Bond producers shake U.K.

'Too costly' to shoot films in Britain

Barbara Broccoli and Michael G. Wilson, producers of the James Bond films, caused a furor Tuesday by indicating that the iconic British spy franchise might never shoot on U.K. shores again because of changes in the tax system here.

Wilson's widely reported observation that it is becoming "too costly" to shoot the Bond franchise in the U.K. and that the producers are eyeing other possibilities came just as the latest installment, "Casino Royale," was due to have its royal premiere Tuesday evening in front of the queen.

The U.K. government said this year that the tax breaks available to filmmakers would switch to a tax credit system, meaning any cost savings must be pumped back into production here.

Invicta Capital bought worldwide rights to "Casino" in an arrangement that sees the investment house lease back those rights to Sony Pictures Entertainment.

Invicta chairman and CEO Mohammed Yusef told the BBC Radio 4 news program "Today" that he thought "it was a very real possibility" that the U.K. will miss out on movie production because of the tax changes. "Uncertainty is a problem," he said.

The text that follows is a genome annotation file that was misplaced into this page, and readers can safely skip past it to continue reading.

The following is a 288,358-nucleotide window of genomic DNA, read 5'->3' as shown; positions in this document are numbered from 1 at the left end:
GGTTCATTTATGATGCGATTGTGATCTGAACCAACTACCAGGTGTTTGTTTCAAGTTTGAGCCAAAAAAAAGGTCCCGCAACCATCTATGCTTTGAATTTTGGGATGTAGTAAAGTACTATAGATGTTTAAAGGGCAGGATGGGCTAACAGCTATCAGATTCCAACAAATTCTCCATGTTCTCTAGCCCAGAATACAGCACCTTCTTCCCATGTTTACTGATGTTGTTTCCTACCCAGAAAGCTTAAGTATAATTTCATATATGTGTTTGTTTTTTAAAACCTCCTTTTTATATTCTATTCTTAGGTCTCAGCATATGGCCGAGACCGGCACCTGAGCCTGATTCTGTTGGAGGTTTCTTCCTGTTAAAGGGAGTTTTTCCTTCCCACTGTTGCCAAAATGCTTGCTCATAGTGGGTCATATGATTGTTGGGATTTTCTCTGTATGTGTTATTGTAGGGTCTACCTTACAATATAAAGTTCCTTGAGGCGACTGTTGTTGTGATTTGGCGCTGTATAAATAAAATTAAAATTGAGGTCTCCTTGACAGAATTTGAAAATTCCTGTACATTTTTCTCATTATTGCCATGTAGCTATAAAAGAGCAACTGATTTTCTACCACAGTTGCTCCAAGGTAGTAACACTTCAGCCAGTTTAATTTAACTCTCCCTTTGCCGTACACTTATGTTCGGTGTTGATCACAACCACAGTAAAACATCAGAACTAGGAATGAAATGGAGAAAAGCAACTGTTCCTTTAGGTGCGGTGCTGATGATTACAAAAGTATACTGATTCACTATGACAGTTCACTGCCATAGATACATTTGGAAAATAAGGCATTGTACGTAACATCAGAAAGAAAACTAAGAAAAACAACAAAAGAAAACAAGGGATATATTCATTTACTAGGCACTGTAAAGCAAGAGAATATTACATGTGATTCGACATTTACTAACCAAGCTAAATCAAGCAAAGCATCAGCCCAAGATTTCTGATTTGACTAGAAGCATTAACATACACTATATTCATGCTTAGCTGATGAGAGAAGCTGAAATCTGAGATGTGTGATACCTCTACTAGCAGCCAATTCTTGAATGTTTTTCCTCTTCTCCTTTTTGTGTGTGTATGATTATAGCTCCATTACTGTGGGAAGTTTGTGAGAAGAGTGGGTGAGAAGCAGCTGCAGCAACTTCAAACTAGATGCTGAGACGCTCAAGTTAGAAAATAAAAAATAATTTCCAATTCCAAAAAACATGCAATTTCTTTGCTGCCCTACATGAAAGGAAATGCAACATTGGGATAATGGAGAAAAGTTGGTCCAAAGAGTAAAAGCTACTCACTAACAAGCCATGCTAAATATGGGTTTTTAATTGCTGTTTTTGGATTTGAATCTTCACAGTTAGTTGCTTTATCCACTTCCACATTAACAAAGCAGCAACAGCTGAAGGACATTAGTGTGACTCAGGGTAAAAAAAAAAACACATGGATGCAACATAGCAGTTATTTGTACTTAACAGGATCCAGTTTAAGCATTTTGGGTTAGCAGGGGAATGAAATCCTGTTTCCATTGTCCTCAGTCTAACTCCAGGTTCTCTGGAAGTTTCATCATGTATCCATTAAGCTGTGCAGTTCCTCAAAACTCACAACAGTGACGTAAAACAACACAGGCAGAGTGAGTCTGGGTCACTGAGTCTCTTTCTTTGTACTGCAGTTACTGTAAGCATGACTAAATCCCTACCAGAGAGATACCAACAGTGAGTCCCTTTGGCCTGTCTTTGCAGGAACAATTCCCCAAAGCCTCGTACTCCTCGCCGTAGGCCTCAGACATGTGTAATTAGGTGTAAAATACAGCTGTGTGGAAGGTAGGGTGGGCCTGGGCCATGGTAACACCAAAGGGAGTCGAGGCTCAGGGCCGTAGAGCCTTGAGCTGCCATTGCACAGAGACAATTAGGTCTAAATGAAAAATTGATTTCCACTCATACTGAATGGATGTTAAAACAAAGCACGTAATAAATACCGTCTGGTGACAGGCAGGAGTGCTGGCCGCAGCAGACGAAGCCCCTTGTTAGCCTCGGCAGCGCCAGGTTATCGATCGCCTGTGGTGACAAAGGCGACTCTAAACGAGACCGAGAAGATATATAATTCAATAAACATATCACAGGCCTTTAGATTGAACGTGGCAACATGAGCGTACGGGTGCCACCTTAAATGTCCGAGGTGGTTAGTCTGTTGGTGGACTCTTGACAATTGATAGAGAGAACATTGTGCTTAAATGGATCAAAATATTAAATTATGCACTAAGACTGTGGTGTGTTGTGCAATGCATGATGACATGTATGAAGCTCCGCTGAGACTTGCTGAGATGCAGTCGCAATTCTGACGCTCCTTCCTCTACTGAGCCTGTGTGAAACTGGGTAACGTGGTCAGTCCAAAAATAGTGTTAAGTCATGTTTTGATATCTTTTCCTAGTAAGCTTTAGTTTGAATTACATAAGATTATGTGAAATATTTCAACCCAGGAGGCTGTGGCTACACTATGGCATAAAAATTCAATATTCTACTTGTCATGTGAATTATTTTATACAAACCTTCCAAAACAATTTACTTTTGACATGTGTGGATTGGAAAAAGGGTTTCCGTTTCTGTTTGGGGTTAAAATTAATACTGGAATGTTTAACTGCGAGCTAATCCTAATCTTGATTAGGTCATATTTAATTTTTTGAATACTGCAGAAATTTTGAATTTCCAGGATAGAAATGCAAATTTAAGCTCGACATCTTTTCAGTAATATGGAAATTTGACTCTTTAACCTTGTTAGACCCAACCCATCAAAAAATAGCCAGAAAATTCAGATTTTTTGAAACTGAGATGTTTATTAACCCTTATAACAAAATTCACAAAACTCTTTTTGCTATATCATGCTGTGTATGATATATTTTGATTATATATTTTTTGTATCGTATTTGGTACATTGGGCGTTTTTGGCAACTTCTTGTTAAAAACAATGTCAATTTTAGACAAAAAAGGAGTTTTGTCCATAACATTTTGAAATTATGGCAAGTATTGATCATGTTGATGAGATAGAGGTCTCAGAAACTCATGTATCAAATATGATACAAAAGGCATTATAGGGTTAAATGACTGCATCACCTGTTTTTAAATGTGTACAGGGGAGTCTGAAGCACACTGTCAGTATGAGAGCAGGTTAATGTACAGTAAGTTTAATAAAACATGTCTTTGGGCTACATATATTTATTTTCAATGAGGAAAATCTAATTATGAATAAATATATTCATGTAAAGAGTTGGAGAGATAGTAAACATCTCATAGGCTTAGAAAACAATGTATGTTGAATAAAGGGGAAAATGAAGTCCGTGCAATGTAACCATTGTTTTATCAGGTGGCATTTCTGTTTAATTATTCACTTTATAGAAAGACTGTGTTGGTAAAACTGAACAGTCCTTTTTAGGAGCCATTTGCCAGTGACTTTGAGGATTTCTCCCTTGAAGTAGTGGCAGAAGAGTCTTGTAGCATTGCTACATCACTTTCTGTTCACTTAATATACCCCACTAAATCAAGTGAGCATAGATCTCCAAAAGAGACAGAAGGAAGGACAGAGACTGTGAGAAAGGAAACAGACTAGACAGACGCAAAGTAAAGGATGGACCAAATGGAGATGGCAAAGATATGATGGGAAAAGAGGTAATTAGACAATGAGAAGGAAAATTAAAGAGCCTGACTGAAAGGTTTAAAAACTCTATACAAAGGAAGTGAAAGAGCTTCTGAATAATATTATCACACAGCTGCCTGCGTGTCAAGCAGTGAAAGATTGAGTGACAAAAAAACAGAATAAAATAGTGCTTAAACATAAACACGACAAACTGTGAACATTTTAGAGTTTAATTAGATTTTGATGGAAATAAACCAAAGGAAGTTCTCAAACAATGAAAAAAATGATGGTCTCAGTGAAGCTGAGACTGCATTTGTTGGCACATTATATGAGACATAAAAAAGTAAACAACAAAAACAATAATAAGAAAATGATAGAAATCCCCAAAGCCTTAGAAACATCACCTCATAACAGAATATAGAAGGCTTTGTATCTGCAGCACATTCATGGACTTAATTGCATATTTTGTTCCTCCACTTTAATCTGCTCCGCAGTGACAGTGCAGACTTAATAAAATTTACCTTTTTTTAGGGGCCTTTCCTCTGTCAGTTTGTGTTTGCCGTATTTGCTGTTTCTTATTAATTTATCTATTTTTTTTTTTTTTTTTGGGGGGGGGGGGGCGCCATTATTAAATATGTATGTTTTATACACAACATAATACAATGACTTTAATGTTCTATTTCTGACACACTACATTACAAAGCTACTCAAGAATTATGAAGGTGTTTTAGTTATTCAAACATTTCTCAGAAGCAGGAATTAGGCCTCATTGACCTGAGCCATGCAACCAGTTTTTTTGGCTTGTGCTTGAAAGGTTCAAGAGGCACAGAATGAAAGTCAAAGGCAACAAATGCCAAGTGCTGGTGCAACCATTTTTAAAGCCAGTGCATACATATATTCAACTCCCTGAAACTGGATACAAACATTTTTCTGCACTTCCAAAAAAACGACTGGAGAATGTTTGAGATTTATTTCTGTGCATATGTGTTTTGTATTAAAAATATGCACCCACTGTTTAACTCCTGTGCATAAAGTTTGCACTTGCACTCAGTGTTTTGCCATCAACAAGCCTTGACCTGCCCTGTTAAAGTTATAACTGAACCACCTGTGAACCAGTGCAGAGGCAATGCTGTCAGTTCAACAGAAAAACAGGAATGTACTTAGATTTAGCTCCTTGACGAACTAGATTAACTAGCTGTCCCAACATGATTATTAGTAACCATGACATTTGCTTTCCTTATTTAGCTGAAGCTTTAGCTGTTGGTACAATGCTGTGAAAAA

Yusef also pointed out that the new system of tax credits, announced in March, has yet to get the go-ahead from European Union lawmakers, and the "wait and see" aspect already is causing growing concern among filmmakers, lawyers, financiers and production crews.

The prospects for Bond's long-term association with filming in the U.K. first came up in the summer, when the 007 stage at Pinewood Studios — named because of its history with the world's most famous spy — was destroyed by fire.

The studio operator issued a statement to the London stock exchange at the beginning of August confirming Pinewood "suffered a serious fire on the 007 stage at its Pinewood Studios location" and that there were no casualties (HR 8/1).

"Casino," starring Daniel Craig, will roll out in theaters Friday day-and-date in the U.K. and the U.S. The movie has received rave reviews in the U.K.